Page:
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By LEON YOUNGBLOOD
Wife Sandy and I are scheduled to officially become grandparents Aug. 4. The date is tentative, of course, as our grandson—Lincoln Michael—is doubtless following his own schedule, and may have other plans regarding his birthday.
The other day, we met mom-to-be Miranda, her husband Cam, and Katlin (maid-of-honor at Miranda’s wedding) with her two-month-old daughter Kennedy at a restaurant for dinner. It was a weird experience, at least for me. The women talked about babies and pregnancy with an open frankness that was somewhat discomforting at the dinner table, but they were unaware of it. Cam and I, being merely men, could not possibly understand what the ladies were talking about. As it was, I learned more in a half-hour from the ladies about being pregnant than I had in my 60-plus years of blissful ignorance.
Baby Kennedy did provide some distractions. She let it be known she wanted her bottle, and she wanted it now. She soiled her diaper without giving it a second thought, but it was something her Mom had to tend to right away—not at the table, thankfully, but at the ladies’ restroom. Some of the women who passed by our table could not restrain their fascination with the newborn, but the men silently observed, “Yeah, that’s a baby, all right,” and let it go at that.
Gifts were exchanged. Kennedy received baby clothes, those pull-over garments that fasten at the crotch, and Lincoln received the same sort of things, except his were Star Wars themed, and everything was humorous and cute. The babies will have to grow, some, before the things can be worn. I’m sure this will occur soon enough.
Kennedy seemed to be assessing the visual information she was receiving through her bright, tiny eyes. She only stared at what was in front of her, and did not survey her surroundings. It was odd to think everything she heard, saw or felt was new, and I wondered what was going through her developing mind. I will soon be wondering the same thing about Lincoln.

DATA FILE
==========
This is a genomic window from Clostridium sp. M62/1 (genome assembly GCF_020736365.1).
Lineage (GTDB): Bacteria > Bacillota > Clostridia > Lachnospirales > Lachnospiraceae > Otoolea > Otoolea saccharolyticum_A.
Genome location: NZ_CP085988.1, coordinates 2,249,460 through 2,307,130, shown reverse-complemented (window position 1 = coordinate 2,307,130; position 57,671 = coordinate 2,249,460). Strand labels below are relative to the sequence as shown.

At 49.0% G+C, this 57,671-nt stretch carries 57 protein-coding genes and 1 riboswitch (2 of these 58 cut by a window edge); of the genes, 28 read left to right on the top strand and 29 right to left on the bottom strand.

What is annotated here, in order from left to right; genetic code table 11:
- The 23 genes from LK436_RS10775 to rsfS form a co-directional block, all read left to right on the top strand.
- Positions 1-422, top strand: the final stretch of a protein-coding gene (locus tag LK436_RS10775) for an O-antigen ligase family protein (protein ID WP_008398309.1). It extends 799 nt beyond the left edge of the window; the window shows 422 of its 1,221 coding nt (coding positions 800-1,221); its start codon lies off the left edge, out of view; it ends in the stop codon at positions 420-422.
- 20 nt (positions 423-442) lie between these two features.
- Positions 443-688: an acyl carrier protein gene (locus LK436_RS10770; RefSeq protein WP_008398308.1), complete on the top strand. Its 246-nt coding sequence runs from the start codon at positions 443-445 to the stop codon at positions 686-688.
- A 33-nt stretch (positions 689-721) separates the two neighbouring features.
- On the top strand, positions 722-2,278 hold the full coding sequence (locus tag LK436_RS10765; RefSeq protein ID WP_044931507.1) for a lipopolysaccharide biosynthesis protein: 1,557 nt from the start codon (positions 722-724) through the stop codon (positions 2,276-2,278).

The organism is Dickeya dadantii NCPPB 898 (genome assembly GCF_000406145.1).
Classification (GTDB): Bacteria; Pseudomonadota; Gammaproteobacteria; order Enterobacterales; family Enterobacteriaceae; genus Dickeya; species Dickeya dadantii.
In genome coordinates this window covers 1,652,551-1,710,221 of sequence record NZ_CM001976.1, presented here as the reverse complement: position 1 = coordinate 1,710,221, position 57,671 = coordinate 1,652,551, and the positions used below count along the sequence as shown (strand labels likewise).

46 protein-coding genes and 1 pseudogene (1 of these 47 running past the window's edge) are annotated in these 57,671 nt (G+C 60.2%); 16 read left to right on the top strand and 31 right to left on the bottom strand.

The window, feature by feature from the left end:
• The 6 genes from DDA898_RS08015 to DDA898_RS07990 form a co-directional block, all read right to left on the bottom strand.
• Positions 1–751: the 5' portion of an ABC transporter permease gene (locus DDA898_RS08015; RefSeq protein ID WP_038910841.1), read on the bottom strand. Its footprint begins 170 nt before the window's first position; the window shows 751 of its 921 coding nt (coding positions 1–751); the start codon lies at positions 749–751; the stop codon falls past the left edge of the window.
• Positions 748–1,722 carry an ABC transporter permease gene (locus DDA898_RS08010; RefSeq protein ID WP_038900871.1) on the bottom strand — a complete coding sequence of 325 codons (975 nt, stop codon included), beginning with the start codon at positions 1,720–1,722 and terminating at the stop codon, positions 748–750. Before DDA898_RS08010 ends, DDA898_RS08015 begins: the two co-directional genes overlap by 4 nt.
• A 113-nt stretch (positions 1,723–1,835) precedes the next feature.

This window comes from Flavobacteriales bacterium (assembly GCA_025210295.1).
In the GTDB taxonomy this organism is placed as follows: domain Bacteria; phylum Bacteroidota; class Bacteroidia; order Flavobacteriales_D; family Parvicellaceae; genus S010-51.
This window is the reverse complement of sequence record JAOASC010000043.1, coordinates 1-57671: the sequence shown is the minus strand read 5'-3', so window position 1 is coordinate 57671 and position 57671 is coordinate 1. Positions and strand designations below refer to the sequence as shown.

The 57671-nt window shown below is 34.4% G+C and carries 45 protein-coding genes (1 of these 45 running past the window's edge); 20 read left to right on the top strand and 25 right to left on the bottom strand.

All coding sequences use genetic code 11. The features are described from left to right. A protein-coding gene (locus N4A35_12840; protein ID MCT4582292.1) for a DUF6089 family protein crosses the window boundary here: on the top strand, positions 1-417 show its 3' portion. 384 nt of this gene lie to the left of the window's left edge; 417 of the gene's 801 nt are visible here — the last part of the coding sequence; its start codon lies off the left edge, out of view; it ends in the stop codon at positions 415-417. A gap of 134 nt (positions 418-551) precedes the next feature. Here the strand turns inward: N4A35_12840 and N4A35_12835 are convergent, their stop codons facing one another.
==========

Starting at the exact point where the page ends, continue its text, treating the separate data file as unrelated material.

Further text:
It is certain, he will command loads of attention. He will issue orders, and they will be obeyed promptly by his subordinates. If he coughs, mother and father will examine him immediately. If he has a fever, they will spend long, sleepless hours caring for him. But for now, they are going through the mechanics of the situation, i.e., being pregnant.
The anecdote has been told of the mother who, having gone through a heated, tearful reaction from her expectant daughter for some trivial infringement, turned to catch her husband watching with a wry smile on his face “What,” she demanded, “can you possibly find so amusing?”
“Finally,” he answered, “you know what it’s like to live with a pregnant woman.”
Ladies, it’s something men cannot fully understand. But in fairness to men. I’m not sure women have it entirely figured out either.
I think Jodi Picoult put it well: “That’s the strange thing about being a mother: until you have a baby, you don’t even realize how much you were missing one.”
Mothers—is that true?